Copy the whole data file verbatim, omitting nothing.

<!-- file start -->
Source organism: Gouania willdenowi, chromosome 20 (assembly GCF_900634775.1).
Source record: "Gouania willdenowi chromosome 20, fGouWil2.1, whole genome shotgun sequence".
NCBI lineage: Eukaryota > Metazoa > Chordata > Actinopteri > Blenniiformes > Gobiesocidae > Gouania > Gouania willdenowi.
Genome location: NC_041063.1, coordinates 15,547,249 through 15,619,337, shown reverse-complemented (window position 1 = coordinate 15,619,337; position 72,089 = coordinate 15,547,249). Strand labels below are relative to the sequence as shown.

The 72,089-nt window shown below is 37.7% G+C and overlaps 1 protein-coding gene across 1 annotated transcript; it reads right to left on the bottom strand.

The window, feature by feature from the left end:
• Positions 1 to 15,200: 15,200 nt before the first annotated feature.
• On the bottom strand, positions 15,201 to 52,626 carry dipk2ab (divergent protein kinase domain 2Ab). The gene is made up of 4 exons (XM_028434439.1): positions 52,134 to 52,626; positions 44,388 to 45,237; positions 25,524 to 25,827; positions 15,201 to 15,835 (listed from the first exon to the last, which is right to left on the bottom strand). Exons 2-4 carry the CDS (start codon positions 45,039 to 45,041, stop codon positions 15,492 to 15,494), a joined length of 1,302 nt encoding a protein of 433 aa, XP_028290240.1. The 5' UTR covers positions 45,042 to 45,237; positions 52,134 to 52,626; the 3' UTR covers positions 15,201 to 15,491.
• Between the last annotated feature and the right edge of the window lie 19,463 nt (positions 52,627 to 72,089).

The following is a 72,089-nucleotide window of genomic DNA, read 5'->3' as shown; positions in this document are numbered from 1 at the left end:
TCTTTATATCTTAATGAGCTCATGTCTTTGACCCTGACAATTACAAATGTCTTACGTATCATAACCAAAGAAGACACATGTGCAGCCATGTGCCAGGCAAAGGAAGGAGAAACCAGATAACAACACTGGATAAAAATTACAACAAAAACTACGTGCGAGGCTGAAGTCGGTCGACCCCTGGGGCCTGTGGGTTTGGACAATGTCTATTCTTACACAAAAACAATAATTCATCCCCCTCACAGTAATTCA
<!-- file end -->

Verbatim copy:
Source organism: Gouania willdenowi, chromosome 20 (assembly GCF_900634775.1).
Source record: "Gouania willdenowi chromosome 20, fGouWil2.1, whole genome shotgun sequence".
NCBI lineage: Eukaryota > Metazoa > Chordata > Actinopteri > Blenniiformes > Gobiesocidae > Gouania > Gouania willdenowi.
Genome location: NC_041063.1, coordinates 15,547,249 through 15,619,337, shown reverse-complemented (window position 1 = coordinate 15,619,337; position 72,089 = coordinate 15,547,249). Strand labels below are relative to the sequence as shown.

The 72,089-nt window shown below is 37.7% G+C and overlaps 1 protein-coding gene across 1 annotated transcript; it reads right to left on the bottom strand.

The window, feature by feature from the left end:
• Positions 1 to 15,200: 15,200 nt before the first annotated feature.
• On the bottom strand, positions 15,201 to 52,626 carry dipk2ab (divergent protein kinase domain 2Ab). The gene is made up of 4 exons (XM_028434439.1): positions 52,134 to 52,626; positions 44,388 to 45,237; positions 25,524 to 25,827; positions 15,201 to 15,835 (listed from the first exon to the last, which is right to left on the bottom strand). Exons 2-4 carry the CDS (start codon positions 45,039 to 45,041, stop codon positions 15,492 to 15,494), a joined length of 1,302 nt encoding a protein of 433 aa, XP_028290240.1. The 5' UTR covers positions 45,042 to 45,237; positions 52,134 to 52,626; the 3' UTR covers positions 15,201 to 15,491.
• Between the last annotated feature and the right edge of the window lie 19,463 nt (positions 52,627 to 72,089).

The following is a 72,089-nucleotide window of genomic DNA, read 5'->3' as shown; positions in this document are numbered from 1 at the left end:
TCTTTATATCTTAATGAGCTCATGTCTTTGACCCTGACAATTACAAATGTCTTACGTATCATAACCAAAGAAGACACATGTGCAGCCATGTGCCAGGCAAAGGAAGGAGAAACCAGATAACAACACTGGATAAAAATTACAACAAAAACTACGTGCGAGGCTGAAGTCGGTCGACCCCTGGGGCCTGTGGGTTTGGACAATGTCTATTCTTACACAAAAACAATAATTCATCCCCCTCACAGTAATTCA